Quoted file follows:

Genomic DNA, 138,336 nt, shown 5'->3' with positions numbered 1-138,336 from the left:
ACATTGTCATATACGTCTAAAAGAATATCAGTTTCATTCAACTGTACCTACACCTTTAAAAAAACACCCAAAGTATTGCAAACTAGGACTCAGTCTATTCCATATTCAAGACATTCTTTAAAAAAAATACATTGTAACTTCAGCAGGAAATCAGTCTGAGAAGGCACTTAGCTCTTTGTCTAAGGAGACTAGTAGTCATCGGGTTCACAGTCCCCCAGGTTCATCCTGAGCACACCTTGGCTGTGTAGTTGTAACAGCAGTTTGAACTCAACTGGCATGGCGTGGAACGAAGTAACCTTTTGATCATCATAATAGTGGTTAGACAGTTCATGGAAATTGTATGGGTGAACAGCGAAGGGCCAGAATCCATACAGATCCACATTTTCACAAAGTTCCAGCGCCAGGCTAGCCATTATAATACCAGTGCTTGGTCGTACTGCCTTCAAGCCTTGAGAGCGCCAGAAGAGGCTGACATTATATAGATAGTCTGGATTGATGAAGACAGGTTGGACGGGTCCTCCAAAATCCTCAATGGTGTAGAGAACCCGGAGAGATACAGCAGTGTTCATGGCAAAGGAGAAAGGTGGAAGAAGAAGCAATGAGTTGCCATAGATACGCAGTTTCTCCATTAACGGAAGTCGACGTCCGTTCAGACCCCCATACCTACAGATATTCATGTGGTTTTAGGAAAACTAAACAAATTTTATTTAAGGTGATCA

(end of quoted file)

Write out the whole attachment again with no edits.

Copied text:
Genomic DNA, 138,336 nt, shown 5'->3' with positions numbered 1-138,336 from the left:
ACATTGTCATATACGTCTAAAAGAATATCAGTTTCATTCAACTGTACCTACACCTTTAAAAAAACACCCAAAGTATTGCAAACTAGGACTCAGTCTATTCCATATTCAAGACATTCTTTAAAAAAAATACATTGTAACTTCAGCAGGAAATCAGTCTGAGAAGGCACTTAGCTCTTTGTCTAAGGAGACTAGTAGTCATCGGGTTCACAGTCCCCCAGGTTCATCCTGAGCACACCTTGGCTGTGTAGTTGTAACAGCAGTTTGAACTCAACTGGCATGGCGTGGAACGAAGTAACCTTTTGATCATCATAATAGTGGTTAGACAGTTCATGGAAATTGTATGGGTGAACAGCGAAGGGCCAGAATCCATACAGATCCACATTTTCACAAAGTTCCAGCGCCAGGCTAGCCATTATAATACCAGTGCTTGGTCGTACTGCCTTCAAGCCTTGAGAGCGCCAGAAGAGGCTGACATTATATAGATAGTCTGGATTGATGAAGACAGGTTGGACGGGTCCTCCAAAATCCTCAATGGTGTAGAGAACCCGGAGAGATACAGCAGTGTTCATGGCAAAGGAGAAAGGTGGAAGAAGAAGCAATGAGTTGCCATAGATACGCAGTTTCTCCATTAACGGAAGTCGACGTCCGTTCAGACCCCCATACCTACAGATATTCATGTGGTTTTAGGAAAACTAAACAAATTTTATTTAAGGTGATCA